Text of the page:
A Difficult Week

Last week, I attended our local fall retreat up on the Flathead Lake. (This “peace is every step” pumpkin was a pic I took at said retreat.) Part of me wants to offer my typical post-retreat accounting here on this blog. But a bigger part of me has little interest in doing so. And part of me wants to tell you why I don’t have interest in relaying my retreat field notes and part of me doesn’t.

Instead, I think I’ll say this: it’s been a hard week. The hardest I’ve had in a very long time.

Over the last few days, it’s been interesting relaying this truth to people who have casually asked: how’s it going? I am someone who is interested in not answering on auto pilot with such empty responses such as: fine and good when confronted with that how are you question. However, I’m also interested in being brief. It’s a challenge, to say the least. On the best of weeks I am at a loss for how best to answer this question in such a way that is honest and also quick and to the point.

When I’ve told people: this week has been hard or I am being really challenged this week it solicited a range of responses I did not care for being on the receiving end of. It puts me in touch with how poorly skilled we are as a human collective to listen deeply and to respond in the spirit of interbeing.

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No one kind of tea is for everyone

… the paradox is one of our most valued spiritual possessions…only the paradox comes anywhere near to comprehending the fullness of life.    – Carl Jung

Did you know there’s no one kind of tea that suits everyone’s fancy? Mint comes closest to being a crowd pleaser, I reckon. Still, it’s not for everyone. Nothing is.

Nothing.

There are countless ways to do life. And part of us knows this but it’s usually not a large enough percentage to equate to understanding on a deep enough level to make even a small dent in our delusions about such things.

There’s a persistent tickle whisper of a voice that serenades us, singing songs of fabled sameness to a shuttering detriment.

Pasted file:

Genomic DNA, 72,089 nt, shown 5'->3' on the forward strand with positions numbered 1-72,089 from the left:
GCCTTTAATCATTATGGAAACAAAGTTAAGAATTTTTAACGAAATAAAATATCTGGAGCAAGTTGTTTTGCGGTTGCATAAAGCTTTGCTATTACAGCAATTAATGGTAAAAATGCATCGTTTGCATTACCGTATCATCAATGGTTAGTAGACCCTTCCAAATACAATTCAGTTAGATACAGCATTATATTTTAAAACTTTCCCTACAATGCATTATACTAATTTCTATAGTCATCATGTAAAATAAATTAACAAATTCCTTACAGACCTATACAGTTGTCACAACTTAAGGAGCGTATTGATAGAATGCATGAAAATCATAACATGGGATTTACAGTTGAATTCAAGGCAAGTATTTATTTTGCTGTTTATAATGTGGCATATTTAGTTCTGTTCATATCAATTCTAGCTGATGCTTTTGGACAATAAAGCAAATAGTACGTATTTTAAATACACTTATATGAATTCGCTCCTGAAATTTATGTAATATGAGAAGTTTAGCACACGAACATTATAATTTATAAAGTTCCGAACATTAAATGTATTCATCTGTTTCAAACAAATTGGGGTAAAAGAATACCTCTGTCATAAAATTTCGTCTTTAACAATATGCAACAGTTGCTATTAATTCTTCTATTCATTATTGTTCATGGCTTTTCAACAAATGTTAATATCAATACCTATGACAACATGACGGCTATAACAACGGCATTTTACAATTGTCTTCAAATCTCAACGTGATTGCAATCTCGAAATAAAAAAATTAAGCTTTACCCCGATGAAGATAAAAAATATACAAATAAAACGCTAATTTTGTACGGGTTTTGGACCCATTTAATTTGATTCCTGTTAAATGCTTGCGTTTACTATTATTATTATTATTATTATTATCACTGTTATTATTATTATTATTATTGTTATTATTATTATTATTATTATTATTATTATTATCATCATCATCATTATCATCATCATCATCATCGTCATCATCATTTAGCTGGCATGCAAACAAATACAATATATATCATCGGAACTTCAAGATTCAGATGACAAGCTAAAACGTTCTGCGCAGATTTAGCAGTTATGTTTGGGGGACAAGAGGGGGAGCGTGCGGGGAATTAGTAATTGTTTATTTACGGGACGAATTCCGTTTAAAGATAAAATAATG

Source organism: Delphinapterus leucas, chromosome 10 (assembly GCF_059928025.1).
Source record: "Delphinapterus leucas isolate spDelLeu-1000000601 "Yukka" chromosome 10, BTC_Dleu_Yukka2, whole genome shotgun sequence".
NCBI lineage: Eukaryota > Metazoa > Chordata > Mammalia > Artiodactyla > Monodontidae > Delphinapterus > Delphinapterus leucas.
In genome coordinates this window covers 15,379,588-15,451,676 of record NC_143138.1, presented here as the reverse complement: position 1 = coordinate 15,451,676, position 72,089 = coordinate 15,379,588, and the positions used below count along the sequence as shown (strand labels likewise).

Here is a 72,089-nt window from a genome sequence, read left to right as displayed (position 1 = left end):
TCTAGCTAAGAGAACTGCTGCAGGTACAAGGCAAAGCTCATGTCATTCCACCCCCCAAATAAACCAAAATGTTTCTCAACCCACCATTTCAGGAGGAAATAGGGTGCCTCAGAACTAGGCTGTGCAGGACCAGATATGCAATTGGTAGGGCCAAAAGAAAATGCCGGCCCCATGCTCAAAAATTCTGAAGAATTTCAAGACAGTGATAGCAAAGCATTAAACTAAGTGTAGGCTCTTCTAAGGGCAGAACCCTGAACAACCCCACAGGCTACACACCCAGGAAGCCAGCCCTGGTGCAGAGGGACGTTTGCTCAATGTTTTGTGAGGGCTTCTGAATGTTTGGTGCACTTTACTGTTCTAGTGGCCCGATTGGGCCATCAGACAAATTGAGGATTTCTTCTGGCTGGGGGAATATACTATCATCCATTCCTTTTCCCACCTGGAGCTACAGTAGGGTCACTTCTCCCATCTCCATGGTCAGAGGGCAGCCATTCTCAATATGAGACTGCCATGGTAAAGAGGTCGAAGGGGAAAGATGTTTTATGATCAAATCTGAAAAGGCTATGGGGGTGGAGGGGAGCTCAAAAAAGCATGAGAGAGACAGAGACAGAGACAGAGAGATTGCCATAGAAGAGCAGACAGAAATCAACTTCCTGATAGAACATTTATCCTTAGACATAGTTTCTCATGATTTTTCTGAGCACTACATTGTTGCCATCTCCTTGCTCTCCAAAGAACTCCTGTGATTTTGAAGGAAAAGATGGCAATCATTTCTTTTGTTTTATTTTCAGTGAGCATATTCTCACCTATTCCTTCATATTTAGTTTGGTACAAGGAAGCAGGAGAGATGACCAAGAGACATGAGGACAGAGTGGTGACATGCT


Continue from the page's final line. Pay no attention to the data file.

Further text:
It’s worth us getting this one corrected.

We’re all one and We’re all the same are true only so much that it doesn’t interfere with another solid truth: the one about how we are all different.

Too often, we apply the lens of sameness in times when the lens of different-ness should be used. We get stuck in trite twirlings, insisting: This tea is sooo freakin good, you’re going to LOVE it! You HAVE HAVE HAVE to try it!! And if it turns out that said person who was supposed to love it does not, in fact, love it, well then clearly something is amiss with said person. Clearly their taste is flawed or their senses dulled from a sinus infection they don’t know they have or their pallet so under-developed they wouldn’t know good tea if it walked up to them like Bigfoot in the forest and said hello. Clearly, they are wrong.

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Four Elements of Lay Life

Lately, I’ve been thinking about what the foundational elements of my life are, as a lay practitioner in the Plum Village Buddhist tradition. A while back, I watched a Dharma talk online from a monastic Sister where she spoke of the founding principles of monastic life at the monasteries in our tradition and I think, if I remember right, what I’ve landed on is similar to what she shared.

I’ve identified four elements – and to be clear, theses are ones I’ve simply recognized are true and in play for myself personally, this is not any sort of official list adopted by anyone other than myself.

Nicole’s Four Foundational Elements of Lay Practice Life

  1. Practice (includes Dharma study)
  2. Work
  3. Rest
  4. Play (includes music/art/creative expression)

For me, it’s helpful to understand clearly what my foundational elements are as a lay practitioner so that I know what my priorities are and in what direction I want to be spending my time and limited energy. Life is about balance. And for me it’s about balancing these four elements, often on a daily basis.